The Hero Performer Episode: The Truth Never Hurts
1967 Get Smart Elwood Box Episode: Classification: Dead
1968-69 That's Life Mr. Quigley 6 episodes
1969 The Tommy Leonetti Show Performer 1 episode
1970 The Mary Tyler Moore Show Dr. Walter Udall Episode: Divorce Isn't Everything
1971 Adam-12 Phil Duke Episode: Log 165: Once a Cop
1970-71 Love, American Style Various Roles 3 episodes
1974 Emergency! Art Frommich Episode: The Screenwriter
1975 Police Woman Eddie Bender Episode: The Company
1977 Forever Fernwood Mel Beach 1 episode
1978 Vega$ Mickey Episode: Milliken's Stash
Flying High Phil Episode: High Rollers
1979 Brenda Starr, Reporter A.J. Livwright Television Movie
Eischied Performer Episode: Angels of Terror
1978-81 CHiPs Strum/Desperate Car Owner 2 episodes
1983 Matt Houston Dickie Bevak Episode: The Yacht Club Murders
1984 Brothers Marcus 2 episodes
1985 Hotel Barney Episode: Obsession
1985 Knight Rider Josh Bevin Episode: Knight Song
1987 St. Elsewhere Bill Belvedere Episode: Getting Ahead
The New Mike Hammer Comedian Episode: The Last Laugh
CBS Summer Playhouse Harry Episode: Mabel and Max
ABC Afterschool Special Harold Episode: The Kid Who Wouldn't Quit
1988 Night Court Al Episode: I'm OK, You're Catatonic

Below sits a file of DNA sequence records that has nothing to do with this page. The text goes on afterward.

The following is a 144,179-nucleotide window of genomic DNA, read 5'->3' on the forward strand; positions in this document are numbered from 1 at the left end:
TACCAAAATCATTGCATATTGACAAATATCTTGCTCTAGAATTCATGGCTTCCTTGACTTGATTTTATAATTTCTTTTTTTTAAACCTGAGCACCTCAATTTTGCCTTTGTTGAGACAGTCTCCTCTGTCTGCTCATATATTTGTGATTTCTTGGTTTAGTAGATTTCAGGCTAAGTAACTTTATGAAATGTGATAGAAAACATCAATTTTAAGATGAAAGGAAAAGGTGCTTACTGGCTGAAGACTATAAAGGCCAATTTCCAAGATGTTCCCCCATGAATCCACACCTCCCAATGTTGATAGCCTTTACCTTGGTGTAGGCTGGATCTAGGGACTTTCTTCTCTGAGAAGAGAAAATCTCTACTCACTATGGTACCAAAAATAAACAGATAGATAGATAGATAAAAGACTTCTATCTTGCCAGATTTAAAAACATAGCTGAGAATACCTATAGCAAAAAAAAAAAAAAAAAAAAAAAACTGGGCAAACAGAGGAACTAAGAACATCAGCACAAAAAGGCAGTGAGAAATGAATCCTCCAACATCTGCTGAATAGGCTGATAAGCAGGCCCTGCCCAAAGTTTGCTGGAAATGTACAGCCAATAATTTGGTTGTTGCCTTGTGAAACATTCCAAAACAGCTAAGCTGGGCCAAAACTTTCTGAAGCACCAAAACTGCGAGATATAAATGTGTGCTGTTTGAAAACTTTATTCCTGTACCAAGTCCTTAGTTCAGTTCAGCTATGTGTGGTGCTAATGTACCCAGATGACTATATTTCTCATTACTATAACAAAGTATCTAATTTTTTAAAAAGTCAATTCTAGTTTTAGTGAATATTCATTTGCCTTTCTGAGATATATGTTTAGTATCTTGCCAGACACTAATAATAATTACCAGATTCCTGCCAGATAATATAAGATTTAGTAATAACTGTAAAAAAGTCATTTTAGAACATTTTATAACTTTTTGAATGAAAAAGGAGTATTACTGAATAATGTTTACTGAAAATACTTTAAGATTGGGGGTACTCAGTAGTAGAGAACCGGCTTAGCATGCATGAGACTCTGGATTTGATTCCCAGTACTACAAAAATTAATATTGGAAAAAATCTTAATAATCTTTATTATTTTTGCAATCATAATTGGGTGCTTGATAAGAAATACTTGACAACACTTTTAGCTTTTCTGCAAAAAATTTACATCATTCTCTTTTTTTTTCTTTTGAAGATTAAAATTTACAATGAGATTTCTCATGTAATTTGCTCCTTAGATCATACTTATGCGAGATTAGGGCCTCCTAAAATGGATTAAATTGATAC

1989 What's Alan Watching? Mel Krasoen Television Special
The Munsters Today Sam Hawkins Episode: The Trial
1990 What a Dummy Grandpa Lou Episode: Grandpa Lou
1991 Monsters Leo Tandoski Episode: Werewolf of Hollywood
MacGyver CIA-Agent Abe Episode: Honest Abe
Walter & Emily Albert 1 Episode
1992 Carol Leifer: Gaudy, Bawdy & Blue Himself Television Movie
Civil Wars Performer Episode: The Triumph of DeVille
1992-93 L.A. Law Ben Flicker 6 episodes
1994 Garfield and Friends Dick Drake (voice) Episode: Horror Hostess
1995 Living Single Hyman Episode: Baby I'm Back...Again
1996-96 Friends Mr. Kaplan Jr. 2 episodes
1997 Chicago Sons McGlashan Episode: The Things We Do for Love
1997 The Blues Brothers Animated Series Alderman J. Alderman (voice) 8 episodes
1998 Arlis$$ Ollie Fogle Episode: The American Game
1999 L.A. Doctors Performer Episode: Been There, Done That
2000 Providence Performer Episode: Syd in Wonderland
Walker, Texas Ranger Ira Goldberg Episode: Lazarus
2001 That's My Bush! Principal Episode: Fare Thee Welfare